Was a Canadian officer justified in shooting Missty the dog, or is it an example of police being too quick to fire?
That’s the debate after an officer with the Regina Police Service shot the 3-year-old American Staffordshire bull terrier cross, which owner Lance Murphy described as “basically a therapy dog to me,” according to CBC.
Murphy wrote in a statement that he arrived to Rambler Park on Wednesday and let his dogs out to play, according to GlobalNews.
From there, police and Murphy have two different tales.
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Acting deputy police chief Corey Zaharuk said in a Thursday press conference that the officer — who works with K9 units — “began sensing very troubling behavior” from Missty as the dog ran freely in an area that does not permit pets to be off-leash, the Regina Leader-Post reported. He said the officer felt like he was in “immediate danger” because Murphy called the dogs but they kept running around the officer with an “aggressive posture,” the newspaper reported.
But if you ask Murphy, he says Missty was just trying to play with the ball she had in her mouth, according to The Canadian Press.
Murphy said he had been playing catch with Missty before the day at the park turned violent, GlobalNews reported.
As reported by CBC, Murphy also said the officer never tried to get his attention before shooting his dog, contrary to what police say happened.
“Missty is so amazing and loving, and loves everyone, and just wants to play,” he wrote in a statement, according to CBC. “Of course, she was going to come towards you; she has a ball she wants you to throw for her.”
What’s not disputed is that the officer fired two shots from a pistol at Missty, with one of the bullets hitting her shoulder, the Regina Leader-Post reported. Zaharuk says the police officer suspected that the dogs were “preparing to attack,” the newspaper wrote, while Murphy says “my dog wasn’t barking or jumping or growling.”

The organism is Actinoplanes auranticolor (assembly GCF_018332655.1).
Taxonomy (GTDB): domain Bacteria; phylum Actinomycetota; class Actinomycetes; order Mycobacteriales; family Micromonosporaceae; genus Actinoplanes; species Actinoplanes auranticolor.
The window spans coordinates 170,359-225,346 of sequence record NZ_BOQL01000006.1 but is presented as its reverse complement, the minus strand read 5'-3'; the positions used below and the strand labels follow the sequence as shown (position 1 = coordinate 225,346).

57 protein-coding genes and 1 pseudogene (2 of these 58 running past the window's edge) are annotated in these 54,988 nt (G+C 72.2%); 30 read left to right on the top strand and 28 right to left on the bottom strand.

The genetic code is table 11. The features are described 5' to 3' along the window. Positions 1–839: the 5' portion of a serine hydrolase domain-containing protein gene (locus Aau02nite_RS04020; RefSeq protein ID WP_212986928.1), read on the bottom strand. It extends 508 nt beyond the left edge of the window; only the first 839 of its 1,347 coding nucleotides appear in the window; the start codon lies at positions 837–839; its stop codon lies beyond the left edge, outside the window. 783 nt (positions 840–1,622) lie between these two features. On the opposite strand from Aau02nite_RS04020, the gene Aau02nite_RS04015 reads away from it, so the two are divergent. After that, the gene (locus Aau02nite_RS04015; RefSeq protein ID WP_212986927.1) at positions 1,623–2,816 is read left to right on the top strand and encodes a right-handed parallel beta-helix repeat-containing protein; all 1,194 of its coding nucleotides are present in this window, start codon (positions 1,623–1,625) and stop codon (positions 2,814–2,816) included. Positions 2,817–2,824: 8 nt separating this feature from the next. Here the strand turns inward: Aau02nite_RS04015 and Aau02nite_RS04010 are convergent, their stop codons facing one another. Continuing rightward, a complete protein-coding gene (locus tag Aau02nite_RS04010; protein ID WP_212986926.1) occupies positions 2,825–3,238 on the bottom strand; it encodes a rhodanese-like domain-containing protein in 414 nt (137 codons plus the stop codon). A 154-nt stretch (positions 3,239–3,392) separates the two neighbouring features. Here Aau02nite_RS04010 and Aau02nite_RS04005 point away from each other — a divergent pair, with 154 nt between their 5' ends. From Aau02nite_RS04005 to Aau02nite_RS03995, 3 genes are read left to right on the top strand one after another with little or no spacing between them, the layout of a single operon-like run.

GlobalNews reported that after the shots were fired, Murphy began to yell “don’t shoot my dog, stop shooting my dog!” The man said he was “shaky, crying and sitting on the ground” as the officer did not let him immediately take Missty to a vet for treatment, according to the outlet.
Zaharuk pushed back against that accusation in a press conference, video of which is available on the Regina Police Service website.
“When tensions are high, 20 seconds can seem like an eternity,” he said. “I’m not saying it was a couple minutes, but my belief right now is that it was a very brief period of time before the dog owner was on his way.”
Missty suffered a broken shoulder from the bullet, and could possibly lose her entire right leg, according to a GoFundMe page created to help cover the dog’s medical expenses. As of Friday afternoon, the page has raised just over $2,000 of its $6,000 goal.
“Despite the drastic difference in recall of the events that lead up to and surround Missty’s injury by the Police Officer and Missty’s human,” the page reads, “Missty is an innocent victim of this event.”
Police say they are still investigating the shooting, and that the officer’s workload hasn’t changed, according to the Regina Leader-Post. But Murphy is still arguing that the officer could have used a Taser or pepper spray instead of resorting to gunfire.
“It’s just the worst thing that could happen,” he told the Regina Leader-Post.